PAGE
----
But Maciver’s work is also overwhelmingly joyful and colourful — take, for example, Jump, her series of vibrant abstract portraits of basketball players — and this she attributes to another formative experience: in the early 1990s, when she was six years old, her father got a job in Ethiopia and the family moved there for two years. “For me, it felt like a glimpse of paradise,” she says. “I realise now that it very much wasn’t, and there were a lot of people struggling at the time in that country, and I saw a lot of poverty. I obviously had a very privileged experience, but it was a special time for me and my family. It was sunny. It felt like a safe, happy place.”
Her return to England, this time to Bromley, in south London, was, she says, “a culture shock”. She became aware of herself as a minority for the first time, and experienced racism at school. She found herself compelled to draw: pictures of houses, suns, aeroplanes. “There was a real sense of loss and confusion that I began to process through drawing,” she says. “In Ethiopia, I blended in very well, and then I started realising I was different. I started making work that was trying to assert my own narrative, and counter the narrative I was hearing about who I was.”
After studying graphic design at London College of Communication, a breakthrough project came in 2013, when she was asked to paint a wall in Miami. She emblazoned it with the words “I remember paradise”, recalling her time in Ethiopia. “It was the first big mural I did, and it opened a lot of doors for me,” she says. “And, in a way, it set the scene for what my work has continued to be about: decolonisation, ultimately, is paradise, isn’t it? When there’s no one trying to control you. And it was a privilege to be allowed to paint on that scale. It’s hard work but it’s fun, and you feel somehow like you’re impacting the real, physical fabric of the world.”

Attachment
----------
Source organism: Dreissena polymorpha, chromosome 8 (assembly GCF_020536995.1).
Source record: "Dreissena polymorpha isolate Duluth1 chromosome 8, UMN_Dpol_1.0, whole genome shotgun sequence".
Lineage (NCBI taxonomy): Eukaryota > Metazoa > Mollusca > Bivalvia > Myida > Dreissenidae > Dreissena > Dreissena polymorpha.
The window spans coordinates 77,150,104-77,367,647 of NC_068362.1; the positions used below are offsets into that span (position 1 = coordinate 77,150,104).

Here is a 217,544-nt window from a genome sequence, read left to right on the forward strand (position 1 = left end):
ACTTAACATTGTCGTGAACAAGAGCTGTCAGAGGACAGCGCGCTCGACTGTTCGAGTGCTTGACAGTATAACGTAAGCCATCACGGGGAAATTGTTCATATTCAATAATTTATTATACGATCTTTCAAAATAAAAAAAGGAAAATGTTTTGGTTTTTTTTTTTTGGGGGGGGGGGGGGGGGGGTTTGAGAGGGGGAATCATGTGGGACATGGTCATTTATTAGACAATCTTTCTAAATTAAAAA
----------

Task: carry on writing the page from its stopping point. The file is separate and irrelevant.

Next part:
With her exhibition at Yorkshire Sculpture Park, which she’s calling A green and pleasant land (HA-HA), Maciver transports the idea of paradise to the English countryside, and asks us to think about to whom it belongs. “I researched the Inclosure Acts in England [laws passed over the 18th and 19th centuries], when common land — used by people who didn’t have money to grow their vegetables and graze their sheep — was encroached upon by private landowners. It was interesting that the ha-ha came about at a similar time in history. I saw a lot of parallels between that and what’s happening today in public speech: the law says you can say what you want, but there’s a lot of censorship here now, and a lot of self-censorship, because of discreet boundaries on the public-speech landscape.”
The new show will be housed in the park’s Weston Gallery, and consist of a series of paintings hanging on the walls, a textile sculpture suspended from the ceiling, and a sound installation based on laughter, in recognition of the name of the modified ditch that inspired it and its darker implications. “There’s going to be happy laughter; there’s going to be sinister laughter; there’s going to be very scary laughter. You can read anything into it. That’s the point.”
And yes, to be clear, the Weston Gallery is an indoor space. There won’t be huge interventions on the landscape from Maciver this time. For once, though, she seems pretty happy about that: she’s currently pregnant with her third child, due in March. “I was grateful to be in a studio, making work that’s quite controlled,” she says, blithely. “I’m not having to go up any ladders and battle the elements.”
‘Lakwena Maciver: A green and pleasant land (HA-HA)’ runs from 12 November to 19 March 2023 at Yorkshire Sculpture Park;
12 November 2022